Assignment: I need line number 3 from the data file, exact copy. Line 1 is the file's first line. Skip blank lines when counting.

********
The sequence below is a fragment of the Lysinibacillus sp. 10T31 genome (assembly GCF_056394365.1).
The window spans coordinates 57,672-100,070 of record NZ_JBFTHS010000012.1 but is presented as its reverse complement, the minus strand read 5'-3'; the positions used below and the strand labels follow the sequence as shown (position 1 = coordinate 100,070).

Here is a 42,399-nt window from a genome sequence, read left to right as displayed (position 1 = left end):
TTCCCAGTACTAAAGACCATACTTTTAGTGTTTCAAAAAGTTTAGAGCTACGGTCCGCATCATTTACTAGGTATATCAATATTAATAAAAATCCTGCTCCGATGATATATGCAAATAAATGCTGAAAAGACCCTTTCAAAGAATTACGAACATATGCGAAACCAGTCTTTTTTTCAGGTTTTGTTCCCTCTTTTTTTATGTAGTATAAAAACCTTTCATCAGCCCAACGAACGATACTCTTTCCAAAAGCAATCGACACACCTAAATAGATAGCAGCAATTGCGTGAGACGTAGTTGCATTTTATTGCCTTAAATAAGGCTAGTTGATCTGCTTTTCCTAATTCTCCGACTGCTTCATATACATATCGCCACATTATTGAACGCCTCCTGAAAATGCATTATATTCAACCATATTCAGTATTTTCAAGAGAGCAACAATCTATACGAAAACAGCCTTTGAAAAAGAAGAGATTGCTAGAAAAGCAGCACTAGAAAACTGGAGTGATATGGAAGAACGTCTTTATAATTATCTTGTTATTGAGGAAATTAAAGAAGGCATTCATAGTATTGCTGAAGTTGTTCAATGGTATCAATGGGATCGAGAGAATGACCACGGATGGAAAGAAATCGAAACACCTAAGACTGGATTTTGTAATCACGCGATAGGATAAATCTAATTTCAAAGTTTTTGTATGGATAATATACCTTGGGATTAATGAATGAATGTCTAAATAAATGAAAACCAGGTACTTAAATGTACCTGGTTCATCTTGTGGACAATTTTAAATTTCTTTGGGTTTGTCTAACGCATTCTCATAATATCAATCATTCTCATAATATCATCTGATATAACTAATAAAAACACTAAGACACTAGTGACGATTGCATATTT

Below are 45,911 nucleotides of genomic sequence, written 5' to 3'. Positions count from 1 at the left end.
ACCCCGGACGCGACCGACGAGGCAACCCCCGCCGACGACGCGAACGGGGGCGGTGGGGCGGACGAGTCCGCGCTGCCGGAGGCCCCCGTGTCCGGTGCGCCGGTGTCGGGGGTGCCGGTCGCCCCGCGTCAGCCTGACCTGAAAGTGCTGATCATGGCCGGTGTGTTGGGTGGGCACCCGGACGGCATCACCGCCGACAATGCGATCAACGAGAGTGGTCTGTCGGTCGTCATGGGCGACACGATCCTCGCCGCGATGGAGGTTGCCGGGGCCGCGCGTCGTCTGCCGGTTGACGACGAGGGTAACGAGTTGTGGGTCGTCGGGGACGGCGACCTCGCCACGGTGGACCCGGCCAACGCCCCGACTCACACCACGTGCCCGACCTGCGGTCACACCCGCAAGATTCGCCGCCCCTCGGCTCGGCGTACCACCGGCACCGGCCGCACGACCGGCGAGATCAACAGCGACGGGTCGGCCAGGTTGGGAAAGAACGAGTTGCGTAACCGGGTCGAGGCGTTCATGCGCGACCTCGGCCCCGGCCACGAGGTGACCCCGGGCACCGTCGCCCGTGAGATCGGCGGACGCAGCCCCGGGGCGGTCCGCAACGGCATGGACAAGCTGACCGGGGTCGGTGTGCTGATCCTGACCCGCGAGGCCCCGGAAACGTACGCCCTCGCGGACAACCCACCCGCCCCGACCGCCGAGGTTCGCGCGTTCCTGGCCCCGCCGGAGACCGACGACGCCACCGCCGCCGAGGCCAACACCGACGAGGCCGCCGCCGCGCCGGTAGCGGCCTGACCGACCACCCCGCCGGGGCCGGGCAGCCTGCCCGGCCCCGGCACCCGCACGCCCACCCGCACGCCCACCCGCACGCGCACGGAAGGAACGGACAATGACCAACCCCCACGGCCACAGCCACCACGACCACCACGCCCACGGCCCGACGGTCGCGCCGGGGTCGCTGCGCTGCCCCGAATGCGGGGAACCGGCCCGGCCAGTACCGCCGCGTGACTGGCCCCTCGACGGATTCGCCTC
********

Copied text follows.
Here is a 42,399-nt window from a genome sequence, read left to right as displayed (position 1 = left end):